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A young Muslim's comedic quest for self-defined spirituality

Although many come from backgrounds where prescribed religion is compulsory, spirituality has also risen in prominence and finding the right fit might be awkward, and it doesn't get more hilarious than in Ramy
Author: Naledi Sibisi
Fri, Sep 18, 2020

If you are a fan of stand-up comedy then you are no stranger to Ramy Youssef.

In his network television debut on The Late Show with Stephen Colbert, he hopped on stage to say: "Hey, my name is Ramy Youssef and I am Muslim. Like, yeah, like, from the news. Have you guys seen our show?" In the now-famous skit, he joked about how Muslims were portrayed on the news and how he was waiting for his Hogwarts letter from ISIS when he turns 30.

So, when I opened Showmax this week to start watching Ramy and he popped up on my screen, I was geeked because I'd made the connection. I laugh from memory as I write this because what I remember from that skit was when he spoke about how he believes Trump when he talks about “fake news” because we watch these terrible things happen and then go about our day. “I remember the day the Muslim Ban happened. I was upset because I have family that doesn’t have citizenship and I wanna see them again but personally, I had a really good day.”

In the same spirit, Youssef pretty much plays himself on the show – a young man who is on a quest to figure out his identity as he navigates his spirituality, beliefs and practices. A lazy laugh is very much part of my personal brand but let me tell you something, within the first five minutes of watching it I was in stitches.

In an early scene, he is talking to the boys about finding the right woman, to which they quickly talk him out of dating white women. "They suck, bro. You can't keep dating them. They are always walking barefoot and jumping in stuff", to which Ramy questions what they mean by jumping in stuff. "They just jump in stuff that is none of their business. You don't want a wife that skinny dips. You want a wife that swims at normal times in proper attire."

We then meet Chloe, Ramy's girlfriend at the time, in the next scene. They have just had sex and she catches him checking the condom for holes in the bathroom. His reasoning is that you never know how condoms are packaged and transported. This is his safety precaution because he would never tell her what to do with her body in the event that she falls pregnant. She gets upset because she brings up instances in which he is not even, "Muslim like that".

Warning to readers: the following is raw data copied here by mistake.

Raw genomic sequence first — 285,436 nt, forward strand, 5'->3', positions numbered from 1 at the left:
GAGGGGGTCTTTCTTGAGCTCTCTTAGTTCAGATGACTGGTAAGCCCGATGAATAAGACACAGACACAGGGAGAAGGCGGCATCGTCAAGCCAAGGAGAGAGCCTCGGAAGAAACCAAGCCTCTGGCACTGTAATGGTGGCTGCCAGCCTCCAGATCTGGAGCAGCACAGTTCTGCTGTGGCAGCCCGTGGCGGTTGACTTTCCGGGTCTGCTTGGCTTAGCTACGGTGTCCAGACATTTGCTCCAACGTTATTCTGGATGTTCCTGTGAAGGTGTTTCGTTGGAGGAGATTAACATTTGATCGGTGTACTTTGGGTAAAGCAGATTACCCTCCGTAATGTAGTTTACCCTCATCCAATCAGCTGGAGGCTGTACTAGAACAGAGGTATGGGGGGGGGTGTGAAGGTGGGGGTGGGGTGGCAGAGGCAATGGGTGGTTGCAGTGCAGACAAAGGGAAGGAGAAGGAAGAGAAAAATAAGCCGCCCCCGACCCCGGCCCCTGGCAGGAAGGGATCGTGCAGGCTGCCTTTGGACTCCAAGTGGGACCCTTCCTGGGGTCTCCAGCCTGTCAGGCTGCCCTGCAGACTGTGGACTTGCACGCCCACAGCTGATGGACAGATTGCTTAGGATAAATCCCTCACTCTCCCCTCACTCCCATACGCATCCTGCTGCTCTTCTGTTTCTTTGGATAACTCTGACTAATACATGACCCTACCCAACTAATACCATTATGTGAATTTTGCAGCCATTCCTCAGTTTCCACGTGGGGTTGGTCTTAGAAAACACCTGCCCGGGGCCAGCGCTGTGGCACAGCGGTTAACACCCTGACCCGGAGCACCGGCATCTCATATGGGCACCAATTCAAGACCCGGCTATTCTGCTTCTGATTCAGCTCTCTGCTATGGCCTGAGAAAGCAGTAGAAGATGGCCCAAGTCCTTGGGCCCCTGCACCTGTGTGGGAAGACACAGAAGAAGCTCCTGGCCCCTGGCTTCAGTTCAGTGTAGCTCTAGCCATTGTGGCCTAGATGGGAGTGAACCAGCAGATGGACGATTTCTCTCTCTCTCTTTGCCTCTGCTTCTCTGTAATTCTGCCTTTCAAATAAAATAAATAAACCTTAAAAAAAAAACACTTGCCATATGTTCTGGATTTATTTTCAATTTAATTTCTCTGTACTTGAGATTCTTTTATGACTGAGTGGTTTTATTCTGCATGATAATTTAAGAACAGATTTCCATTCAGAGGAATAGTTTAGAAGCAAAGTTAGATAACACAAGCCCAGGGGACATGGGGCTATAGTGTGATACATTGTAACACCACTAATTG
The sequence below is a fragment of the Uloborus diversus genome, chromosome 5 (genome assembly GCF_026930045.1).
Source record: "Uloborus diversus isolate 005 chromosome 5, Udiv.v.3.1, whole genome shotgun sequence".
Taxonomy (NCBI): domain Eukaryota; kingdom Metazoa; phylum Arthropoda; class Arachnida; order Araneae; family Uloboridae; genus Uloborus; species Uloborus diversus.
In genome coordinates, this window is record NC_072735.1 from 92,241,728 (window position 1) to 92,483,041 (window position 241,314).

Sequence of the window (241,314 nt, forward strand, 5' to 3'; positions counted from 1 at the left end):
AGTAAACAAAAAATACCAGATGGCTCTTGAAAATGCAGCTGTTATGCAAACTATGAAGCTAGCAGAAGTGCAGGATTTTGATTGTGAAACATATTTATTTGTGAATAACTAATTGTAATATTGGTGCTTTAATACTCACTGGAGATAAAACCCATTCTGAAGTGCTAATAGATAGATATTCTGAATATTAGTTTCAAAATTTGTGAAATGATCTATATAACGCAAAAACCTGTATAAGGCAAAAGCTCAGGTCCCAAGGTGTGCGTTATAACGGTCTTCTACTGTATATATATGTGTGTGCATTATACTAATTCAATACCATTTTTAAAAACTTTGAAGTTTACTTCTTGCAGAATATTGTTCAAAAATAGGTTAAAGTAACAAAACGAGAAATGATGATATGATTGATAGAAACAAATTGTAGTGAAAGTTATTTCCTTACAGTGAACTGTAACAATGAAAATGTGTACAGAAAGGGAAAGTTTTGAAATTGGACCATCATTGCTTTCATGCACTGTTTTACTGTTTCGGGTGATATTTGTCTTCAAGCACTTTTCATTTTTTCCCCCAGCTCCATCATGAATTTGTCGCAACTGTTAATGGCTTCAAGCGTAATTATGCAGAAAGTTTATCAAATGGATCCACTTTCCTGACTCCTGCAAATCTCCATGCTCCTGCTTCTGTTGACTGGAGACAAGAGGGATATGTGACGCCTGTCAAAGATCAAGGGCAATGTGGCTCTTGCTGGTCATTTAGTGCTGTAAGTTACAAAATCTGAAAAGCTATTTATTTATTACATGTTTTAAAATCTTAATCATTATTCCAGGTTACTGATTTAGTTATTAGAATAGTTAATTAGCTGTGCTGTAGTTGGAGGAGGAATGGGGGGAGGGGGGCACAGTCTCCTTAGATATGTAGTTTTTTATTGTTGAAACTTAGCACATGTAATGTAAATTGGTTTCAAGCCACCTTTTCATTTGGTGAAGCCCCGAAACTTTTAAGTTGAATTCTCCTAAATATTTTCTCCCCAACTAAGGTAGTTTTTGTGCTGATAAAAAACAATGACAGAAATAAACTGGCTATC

"You bought drinks for the whole table. And, yesterday when I asked you if you wanted a glass of wine you said you reached your limit", to which he innocently and fairly responds that he had a Coke when he bought drinks and he did reach his limit – which is none. It is HILARIOUS and it is also the point of the series.

Ramy Youssef and Mahershala Ali in season two of Ramy

Even though Ramy is on a quest to find and root himself spiritually, he already does so in practice. Chloe thinking that he is not "Muslim like that" is a result of not noticing the ways in which he sincerely practises his faith. He does not drink, he goes to the Mosque and he does his rituals, however, he is also torn as he is on a pursuit to define who he is and who he wants to be.

His sister drags him for working at a start-up that has not even started and then resents his request to his conservative parents to find him a Muslim woman to settle down with because it will inadvertently put pressure on her to do the same.

He does not drink, he goes to the Mosque and he does his rituals, however, he is also torn as he is on a pursuit to define who he is and who he wants to be.

The cool, calm, sometimes chaotic and very comedic approach to the series offers an informative perspective on Arab culture from a young western perspective. Coming from bingeing the likes of Insecure recently, I am reminded of the success of such shows. It is because they follow characters and specific experiences without speaking for the entire culture at large.

Ramy is another example of just how much young representation matters and more than that, makes for quality TV.